Schools, Rules, and Ingredients

dairy cow

In July, new U.S. Department of Agriculture rules will kick in, affecting 100,000 American schools. The Smart Snacks in Schools standards actually concern cafeteria meals, too. For instance, the calorie limit for an entree item is 350 calories, while the snack limit is 200 calories. Whole grains are a major component of the new requirements. Trans fat is forbidden, and the total fat has to comprise less than 35% of a meal’s total calories. There are salt limits, and a snack’s proportion of sugar can’t be more than 35% by weight.

Although plain water is an acceptable beverage for vending machines, many schools don’t supply drinking water for free. Milk can be low-fat (with no added flavoring) or nonfat (if flavored), or a nutritionally equivalent milk alternative. Fruit and vegetable juices are O.K. at full strength, or diluted with water. Elementary school kids will be limited to 8-ounce servings of fluid, with 12 ounces allowed for middle school and high school students. High school students are even allowed caffeinated beverages, as long as they are low-calorie.

The chocolate milk wars

Florida’s historic disagreement over chocolate milk, described by Donald F. Kettl as “an enormous policy battle,” is an interesting sidebar to the school nutrition story. A few years back, the state was the site of massive butting of heads when the Board of Education attempted to remove chocolate milk from school lunchrooms. The bureaucracy was, after all, tasked with eliminating sweetened beverages and fattening desserts.

This was no trivial matter. In 2010, the four biggest school districts in the state collectively paid $13,000,000 for flavored milk. The chocolate-flavored version alone accounted for 49 million half-pint servings sold. Kettl elaborates:

The standard half-pint serving of low-fat milk has 102 calories, of which 21 come from fat. Chocolate milk has more than twice the calories (226) and almost four times as many calories from fat (78).

To call the U.S. dairy industry powerful is an understatement. One section of the USDA, the National Milk Processor Board, is in the business of making sure the dairy industry sells the maximum possible amount of its product. Another section of the USDA, the Center for Nutrition Policy and Promotion, is in the business of making sure school kids don’t get fat. Still another section of the USDA, the National School Lunch Program, actually provides the dairy products found in the subsidized meals available to economically disadvantaged school kids.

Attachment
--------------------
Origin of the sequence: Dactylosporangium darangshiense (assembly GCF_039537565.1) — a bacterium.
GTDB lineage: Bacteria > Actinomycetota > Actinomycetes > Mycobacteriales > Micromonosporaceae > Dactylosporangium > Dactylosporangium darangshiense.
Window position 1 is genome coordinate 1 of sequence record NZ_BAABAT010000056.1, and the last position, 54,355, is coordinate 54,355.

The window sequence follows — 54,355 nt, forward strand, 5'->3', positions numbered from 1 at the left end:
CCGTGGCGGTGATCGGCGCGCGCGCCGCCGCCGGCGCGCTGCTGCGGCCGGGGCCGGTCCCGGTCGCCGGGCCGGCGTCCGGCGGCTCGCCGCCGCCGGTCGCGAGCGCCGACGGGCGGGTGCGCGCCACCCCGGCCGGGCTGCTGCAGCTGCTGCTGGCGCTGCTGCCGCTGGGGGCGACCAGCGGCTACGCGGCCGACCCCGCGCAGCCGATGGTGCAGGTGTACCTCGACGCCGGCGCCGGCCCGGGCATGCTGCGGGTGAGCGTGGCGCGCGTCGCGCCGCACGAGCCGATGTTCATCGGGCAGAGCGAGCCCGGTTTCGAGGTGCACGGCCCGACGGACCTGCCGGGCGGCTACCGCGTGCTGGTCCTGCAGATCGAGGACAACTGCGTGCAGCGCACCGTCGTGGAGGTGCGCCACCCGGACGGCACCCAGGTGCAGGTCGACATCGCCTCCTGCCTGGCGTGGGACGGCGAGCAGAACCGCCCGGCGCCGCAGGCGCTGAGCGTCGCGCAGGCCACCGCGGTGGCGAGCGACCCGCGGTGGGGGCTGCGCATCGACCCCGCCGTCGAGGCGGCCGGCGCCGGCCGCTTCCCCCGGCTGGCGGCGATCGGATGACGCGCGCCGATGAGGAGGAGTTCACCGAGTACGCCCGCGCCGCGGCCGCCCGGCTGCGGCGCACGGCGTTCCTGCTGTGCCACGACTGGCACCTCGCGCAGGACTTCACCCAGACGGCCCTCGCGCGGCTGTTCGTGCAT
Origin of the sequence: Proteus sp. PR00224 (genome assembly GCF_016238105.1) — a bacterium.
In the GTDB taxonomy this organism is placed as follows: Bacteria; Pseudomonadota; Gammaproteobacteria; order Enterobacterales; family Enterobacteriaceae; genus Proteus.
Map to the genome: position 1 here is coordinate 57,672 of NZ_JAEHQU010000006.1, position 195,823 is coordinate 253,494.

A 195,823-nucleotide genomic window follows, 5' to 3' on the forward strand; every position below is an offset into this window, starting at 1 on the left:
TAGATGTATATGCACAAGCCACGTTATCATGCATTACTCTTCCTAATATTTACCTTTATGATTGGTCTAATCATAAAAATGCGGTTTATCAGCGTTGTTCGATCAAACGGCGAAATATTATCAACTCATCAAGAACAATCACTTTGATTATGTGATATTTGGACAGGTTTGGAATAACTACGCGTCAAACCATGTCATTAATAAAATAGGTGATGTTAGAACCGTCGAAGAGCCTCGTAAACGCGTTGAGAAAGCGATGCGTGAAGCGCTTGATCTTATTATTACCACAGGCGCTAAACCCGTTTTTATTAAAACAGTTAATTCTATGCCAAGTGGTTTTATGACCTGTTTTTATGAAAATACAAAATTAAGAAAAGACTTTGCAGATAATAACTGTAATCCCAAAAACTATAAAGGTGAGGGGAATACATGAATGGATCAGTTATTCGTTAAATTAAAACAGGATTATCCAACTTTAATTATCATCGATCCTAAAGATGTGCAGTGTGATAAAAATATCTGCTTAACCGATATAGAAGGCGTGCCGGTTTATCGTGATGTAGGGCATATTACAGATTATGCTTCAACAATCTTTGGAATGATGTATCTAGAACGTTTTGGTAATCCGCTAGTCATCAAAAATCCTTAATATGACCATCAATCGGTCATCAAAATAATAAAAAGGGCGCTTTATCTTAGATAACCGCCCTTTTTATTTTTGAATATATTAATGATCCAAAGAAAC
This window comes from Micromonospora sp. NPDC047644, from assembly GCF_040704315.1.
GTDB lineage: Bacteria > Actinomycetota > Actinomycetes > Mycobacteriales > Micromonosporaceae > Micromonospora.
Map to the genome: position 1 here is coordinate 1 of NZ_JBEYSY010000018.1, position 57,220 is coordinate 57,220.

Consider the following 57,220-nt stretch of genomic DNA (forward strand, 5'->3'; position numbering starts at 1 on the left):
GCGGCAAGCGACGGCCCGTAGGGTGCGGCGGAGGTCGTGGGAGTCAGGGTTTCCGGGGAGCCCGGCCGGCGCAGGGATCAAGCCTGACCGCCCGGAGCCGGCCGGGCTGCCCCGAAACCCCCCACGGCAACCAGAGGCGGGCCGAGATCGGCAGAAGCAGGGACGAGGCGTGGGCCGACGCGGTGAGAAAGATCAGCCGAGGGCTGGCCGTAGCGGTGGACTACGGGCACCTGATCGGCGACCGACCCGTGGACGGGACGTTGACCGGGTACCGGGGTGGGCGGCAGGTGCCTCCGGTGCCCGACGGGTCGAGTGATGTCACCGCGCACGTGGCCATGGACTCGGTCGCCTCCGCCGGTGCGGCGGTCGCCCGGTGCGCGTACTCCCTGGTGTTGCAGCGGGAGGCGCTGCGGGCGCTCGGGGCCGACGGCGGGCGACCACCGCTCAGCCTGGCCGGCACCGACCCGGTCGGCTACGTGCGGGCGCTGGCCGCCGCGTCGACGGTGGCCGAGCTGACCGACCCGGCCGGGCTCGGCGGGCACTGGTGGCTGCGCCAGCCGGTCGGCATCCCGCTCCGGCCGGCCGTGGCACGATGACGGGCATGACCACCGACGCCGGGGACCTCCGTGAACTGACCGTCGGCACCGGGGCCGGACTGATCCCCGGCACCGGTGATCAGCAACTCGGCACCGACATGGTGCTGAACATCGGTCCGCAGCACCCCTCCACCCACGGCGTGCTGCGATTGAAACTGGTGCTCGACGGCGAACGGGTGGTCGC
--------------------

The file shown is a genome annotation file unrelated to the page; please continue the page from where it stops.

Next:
The existence of not just two, but three factions with mutually incompatible aims added up to a classic conflict of interest. Florida’s agriculture commissioner tried to assert his office’s supremacy in making school lunch decisions, but the Board of Education stepped up and declared that the children, not the agriculture industry, took first priority.

Things also got ugly in one of the nation’s wealthiest areas, Fairfax County, Va. The schools banned chocolate milk, the students protested, and the ban was rescinded. Kettl writes:

Fairfax’s new chocolate milk is low-fat and contains sucrose instead of high-fructose corn syrup. Some critics of the old chocolate milk say the switch is healthier because sucrose is less heavily processed. Others say that sugar is sugar and it doesn’t make much difference how it comes into the diet. The Corn Refiners Association shares that opinion.

Can anything advocated by the Corn Refiners Association be good? But it doesn’t want to lose out, in places where high fructose corn syrup is still allowed, on the lucrative school milk business. Also, some people suggest that as long as calcium and vitamin D are getting into nutritionally challenged kids, what does it matter if a little sucrose (or even a little HFCS) gets in there too?

Your responses and feedback are welcome!

Source: “What Does This Mean For Your School?”, 2014
Source: “The Policy Battle Behind Chocolate Milk,”, 06/01/11
Image by Linda Tanner

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